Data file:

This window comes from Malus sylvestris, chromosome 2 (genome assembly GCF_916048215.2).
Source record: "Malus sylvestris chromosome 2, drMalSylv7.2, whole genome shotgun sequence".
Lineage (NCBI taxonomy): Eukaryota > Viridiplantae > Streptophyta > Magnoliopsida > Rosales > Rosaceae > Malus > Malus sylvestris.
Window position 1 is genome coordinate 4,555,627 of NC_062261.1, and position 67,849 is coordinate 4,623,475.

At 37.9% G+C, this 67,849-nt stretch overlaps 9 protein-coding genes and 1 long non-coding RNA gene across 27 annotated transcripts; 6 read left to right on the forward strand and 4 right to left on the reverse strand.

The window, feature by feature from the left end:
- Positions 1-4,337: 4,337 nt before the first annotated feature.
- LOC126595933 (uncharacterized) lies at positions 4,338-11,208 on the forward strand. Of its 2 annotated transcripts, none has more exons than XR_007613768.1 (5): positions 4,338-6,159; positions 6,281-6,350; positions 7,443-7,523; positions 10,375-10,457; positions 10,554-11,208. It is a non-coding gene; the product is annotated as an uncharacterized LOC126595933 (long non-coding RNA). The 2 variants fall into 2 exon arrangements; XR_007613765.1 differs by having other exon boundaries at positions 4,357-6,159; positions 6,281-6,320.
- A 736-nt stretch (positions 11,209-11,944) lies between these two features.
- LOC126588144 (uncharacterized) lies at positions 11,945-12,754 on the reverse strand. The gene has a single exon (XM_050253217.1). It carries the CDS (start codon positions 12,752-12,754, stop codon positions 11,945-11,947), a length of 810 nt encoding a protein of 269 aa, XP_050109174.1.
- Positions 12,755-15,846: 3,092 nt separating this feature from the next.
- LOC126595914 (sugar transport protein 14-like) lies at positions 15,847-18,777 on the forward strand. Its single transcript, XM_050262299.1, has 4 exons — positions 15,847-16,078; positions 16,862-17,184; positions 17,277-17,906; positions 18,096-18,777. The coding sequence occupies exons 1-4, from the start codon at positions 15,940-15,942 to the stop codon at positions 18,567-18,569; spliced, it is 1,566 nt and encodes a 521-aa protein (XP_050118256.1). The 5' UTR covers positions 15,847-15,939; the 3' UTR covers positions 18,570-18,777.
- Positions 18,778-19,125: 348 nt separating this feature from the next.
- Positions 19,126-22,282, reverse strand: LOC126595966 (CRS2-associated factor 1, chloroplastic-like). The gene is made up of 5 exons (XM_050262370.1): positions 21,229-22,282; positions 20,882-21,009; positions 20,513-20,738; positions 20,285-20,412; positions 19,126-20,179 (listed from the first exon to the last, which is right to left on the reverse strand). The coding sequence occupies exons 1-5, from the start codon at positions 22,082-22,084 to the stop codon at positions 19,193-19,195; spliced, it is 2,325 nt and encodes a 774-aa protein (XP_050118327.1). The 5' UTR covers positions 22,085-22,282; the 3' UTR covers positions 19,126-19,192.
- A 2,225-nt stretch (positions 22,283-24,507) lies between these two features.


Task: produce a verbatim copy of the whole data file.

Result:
This window comes from Malus sylvestris, chromosome 2 (genome assembly GCF_916048215.2).
Source record: "Malus sylvestris chromosome 2, drMalSylv7.2, whole genome shotgun sequence".
Lineage (NCBI taxonomy): Eukaryota > Viridiplantae > Streptophyta > Magnoliopsida > Rosales > Rosaceae > Malus > Malus sylvestris.
Window position 1 is genome coordinate 4,555,627 of NC_062261.1, and position 67,849 is coordinate 4,623,475.

At 37.9% G+C, this 67,849-nt stretch overlaps 9 protein-coding genes and 1 long non-coding RNA gene across 27 annotated transcripts; 6 read left to right on the forward strand and 4 right to left on the reverse strand.

The window, feature by feature from the left end:
- Positions 1-4,337: 4,337 nt before the first annotated feature.
- LOC126595933 (uncharacterized) lies at positions 4,338-11,208 on the forward strand. Of its 2 annotated transcripts, none has more exons than XR_007613768.1 (5): positions 4,338-6,159; positions 6,281-6,350; positions 7,443-7,523; positions 10,375-10,457; positions 10,554-11,208. It is a non-coding gene; the product is annotated as an uncharacterized LOC126595933 (long non-coding RNA). The 2 variants fall into 2 exon arrangements; XR_007613765.1 differs by having other exon boundaries at positions 4,357-6,159; positions 6,281-6,320.
- A 736-nt stretch (positions 11,209-11,944) lies between these two features.
- LOC126588144 (uncharacterized) lies at positions 11,945-12,754 on the reverse strand. The gene has a single exon (XM_050253217.1). It carries the CDS (start codon positions 12,752-12,754, stop codon positions 11,945-11,947), a length of 810 nt encoding a protein of 269 aa, XP_050109174.1.
- Positions 12,755-15,846: 3,092 nt separating this feature from the next.
- LOC126595914 (sugar transport protein 14-like) lies at positions 15,847-18,777 on the forward strand. Its single transcript, XM_050262299.1, has 4 exons — positions 15,847-16,078; positions 16,862-17,184; positions 17,277-17,906; positions 18,096-18,777. The coding sequence occupies exons 1-4, from the start codon at positions 15,940-15,942 to the stop codon at positions 18,567-18,569; spliced, it is 1,566 nt and encodes a 521-aa protein (XP_050118256.1). The 5' UTR covers positions 15,847-15,939; the 3' UTR covers positions 18,570-18,777.
- Positions 18,778-19,125: 348 nt separating this feature from the next.
- Positions 19,126-22,282, reverse strand: LOC126595966 (CRS2-associated factor 1, chloroplastic-like). The gene is made up of 5 exons (XM_050262370.1): positions 21,229-22,282; positions 20,882-21,009; positions 20,513-20,738; positions 20,285-20,412; positions 19,126-20,179 (listed from the first exon to the last, which is right to left on the reverse strand). The coding sequence occupies exons 1-5, from the start codon at positions 22,082-22,084 to the stop codon at positions 19,193-19,195; spliced, it is 2,325 nt and encodes a 774-aa protein (XP_050118327.1). The 5' UTR covers positions 22,085-22,282; the 3' UTR covers positions 19,126-19,192.
- A 2,225-nt stretch (positions 22,283-24,507) lies between these two features.